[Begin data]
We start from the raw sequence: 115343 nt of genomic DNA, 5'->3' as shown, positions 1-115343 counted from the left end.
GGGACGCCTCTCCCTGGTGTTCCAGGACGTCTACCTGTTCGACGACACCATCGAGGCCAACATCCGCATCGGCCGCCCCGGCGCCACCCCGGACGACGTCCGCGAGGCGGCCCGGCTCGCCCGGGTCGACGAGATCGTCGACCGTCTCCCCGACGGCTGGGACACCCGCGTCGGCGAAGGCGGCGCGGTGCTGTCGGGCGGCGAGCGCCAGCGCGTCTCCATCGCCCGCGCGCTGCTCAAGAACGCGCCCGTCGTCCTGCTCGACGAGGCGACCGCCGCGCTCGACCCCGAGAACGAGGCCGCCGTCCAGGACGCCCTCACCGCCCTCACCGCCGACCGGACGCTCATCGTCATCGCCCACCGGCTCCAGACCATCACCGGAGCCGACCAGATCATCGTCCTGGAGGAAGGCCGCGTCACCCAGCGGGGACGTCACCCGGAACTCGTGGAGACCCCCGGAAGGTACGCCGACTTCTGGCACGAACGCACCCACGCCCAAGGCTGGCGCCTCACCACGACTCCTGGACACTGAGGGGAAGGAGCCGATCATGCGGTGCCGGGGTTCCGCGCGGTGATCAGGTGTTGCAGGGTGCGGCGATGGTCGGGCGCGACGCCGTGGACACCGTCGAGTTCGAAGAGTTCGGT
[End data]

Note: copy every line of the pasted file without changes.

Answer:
We start from the raw sequence: 115343 nt of genomic DNA, 5'->3' as shown, positions 1-115343 counted from the left end.
GGGACGCCTCTCCCTGGTGTTCCAGGACGTCTACCTGTTCGACGACACCATCGAGGCCAACATCCGCATCGGCCGCCCCGGCGCCACCCCGGACGACGTCCGCGAGGCGGCCCGGCTCGCCCGGGTCGACGAGATCGTCGACCGTCTCCCCGACGGCTGGGACACCCGCGTCGGCGAAGGCGGCGCGGTGCTGTCGGGCGGCGAGCGCCAGCGCGTCTCCATCGCCCGCGCGCTGCTCAAGAACGCGCCCGTCGTCCTGCTCGACGAGGCGACCGCCGCGCTCGACCCCGAGAACGAGGCCGCCGTCCAGGACGCCCTCACCGCCCTCACCGCCGACCGGACGCTCATCGTCATCGCCCACCGGCTCCAGACCATCACCGGAGCCGACCAGATCATCGTCCTGGAGGAAGGCCGCGTCACCCAGCGGGGACGTCACCCGGAACTCGTGGAGACCCCCGGAAGGTACGCCGACTTCTGGCACGAACGCACCCACGCCCAAGGCTGGCGCCTCACCACGACTCCTGGACACTGAGGGGAAGGAGCCGATCATGCGGTGCCGGGGTTCCGCGCGGTGATCAGGTGTTGCAGGGTGCGGCGATGGTCGGGCGCGACGCCGTGGACACCGTCGAGTTCGAAGAGTTCGGT